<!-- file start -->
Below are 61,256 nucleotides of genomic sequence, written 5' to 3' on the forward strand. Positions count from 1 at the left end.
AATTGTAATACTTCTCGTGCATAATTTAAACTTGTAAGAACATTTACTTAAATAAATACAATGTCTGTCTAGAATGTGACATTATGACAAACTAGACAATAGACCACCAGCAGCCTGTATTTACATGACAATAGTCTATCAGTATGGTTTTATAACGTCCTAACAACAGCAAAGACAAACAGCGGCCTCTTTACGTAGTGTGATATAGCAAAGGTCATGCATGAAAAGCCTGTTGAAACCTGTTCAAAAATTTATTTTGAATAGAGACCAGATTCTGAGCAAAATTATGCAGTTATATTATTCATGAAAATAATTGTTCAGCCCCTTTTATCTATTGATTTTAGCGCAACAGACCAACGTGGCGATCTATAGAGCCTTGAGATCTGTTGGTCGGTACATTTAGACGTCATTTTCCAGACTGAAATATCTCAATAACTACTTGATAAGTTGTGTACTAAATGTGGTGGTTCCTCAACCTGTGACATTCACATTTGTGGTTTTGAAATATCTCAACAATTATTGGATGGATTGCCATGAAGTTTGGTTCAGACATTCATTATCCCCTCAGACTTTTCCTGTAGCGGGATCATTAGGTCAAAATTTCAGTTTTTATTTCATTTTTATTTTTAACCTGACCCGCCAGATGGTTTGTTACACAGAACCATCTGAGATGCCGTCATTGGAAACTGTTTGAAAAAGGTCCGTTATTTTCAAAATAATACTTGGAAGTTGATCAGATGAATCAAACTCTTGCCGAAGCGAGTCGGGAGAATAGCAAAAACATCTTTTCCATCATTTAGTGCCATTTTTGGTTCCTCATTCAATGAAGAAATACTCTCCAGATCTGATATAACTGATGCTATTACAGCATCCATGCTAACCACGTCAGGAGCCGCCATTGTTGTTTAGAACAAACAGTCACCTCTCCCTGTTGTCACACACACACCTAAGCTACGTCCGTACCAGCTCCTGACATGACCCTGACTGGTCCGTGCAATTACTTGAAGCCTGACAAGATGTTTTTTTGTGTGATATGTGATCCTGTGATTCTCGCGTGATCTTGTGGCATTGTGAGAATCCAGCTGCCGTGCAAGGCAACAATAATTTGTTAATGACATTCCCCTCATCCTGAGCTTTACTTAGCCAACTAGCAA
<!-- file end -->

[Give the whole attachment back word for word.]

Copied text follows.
Below are 61,256 nucleotides of genomic sequence, written 5' to 3' on the forward strand. Positions count from 1 at the left end.
AATTGTAATACTTCTCGTGCATAATTTAAACTTGTAAGAACATTTACTTAAATAAATACAATGTCTGTCTAGAATGTGACATTATGACAAACTAGACAATAGACCACCAGCAGCCTGTATTTACATGACAATAGTCTATCAGTATGGTTTTATAACGTCCTAACAACAGCAAAGACAAACAGCGGCCTCTTTACGTAGTGTGATATAGCAAAGGTCATGCATGAAAAGCCTGTTGAAACCTGTTCAAAAATTTATTTTGAATAGAGACCAGATTCTGAGCAAAATTATGCAGTTATATTATTCATGAAAATAATTGTTCAGCCCCTTTTATCTATTGATTTTAGCGCAACAGACCAACGTGGCGATCTATAGAGCCTTGAGATCTGTTGGTCGGTACATTTAGACGTCATTTTCCAGACTGAAATATCTCAATAACTACTTGATAAGTTGTGTACTAAATGTGGTGGTTCCTCAACCTGTGACATTCACATTTGTGGTTTTGAAATATCTCAACAATTATTGGATGGATTGCCATGAAGTTTGGTTCAGACATTCATTATCCCCTCAGACTTTTCCTGTAGCGGGATCATTAGGTCAAAATTTCAGTTTTTATTTCATTTTTATTTTTAACCTGACCCGCCAGATGGTTTGTTACACAGAACCATCTGAGATGCCGTCATTGGAAACTGTTTGAAAAAGGTCCGTTATTTTCAAAATAATACTTGGAAGTTGATCAGATGAATCAAACTCTTGCCGAAGCGAGTCGGGAGAATAGCAAAAACATCTTTTCCATCATTTAGTGCCATTTTTGGTTCCTCATTCAATGAAGAAATACTCTCCAGATCTGATATAACTGATGCTATTACAGCATCCATGCTAACCACGTCAGGAGCCGCCATTGTTGTTTAGAACAAACAGTCACCTCTCCCTGTTGTCACACACACACCTAAGCTACGTCCGTACCAGCTCCTGACATGACCCTGACTGGTCCGTGCAATTACTTGAAGCCTGACAAGATGTTTTTTTGTGTGATATGTGATCCTGTGATTCTCGCGTGATCTTGTGGCATTGTGAGAATCCAGCTGCCGTGCAAGGCAACAATAATTTGTTAATGACATTCCCCTCATCCTGAGCTTTACTTAGCCAACTAGCAA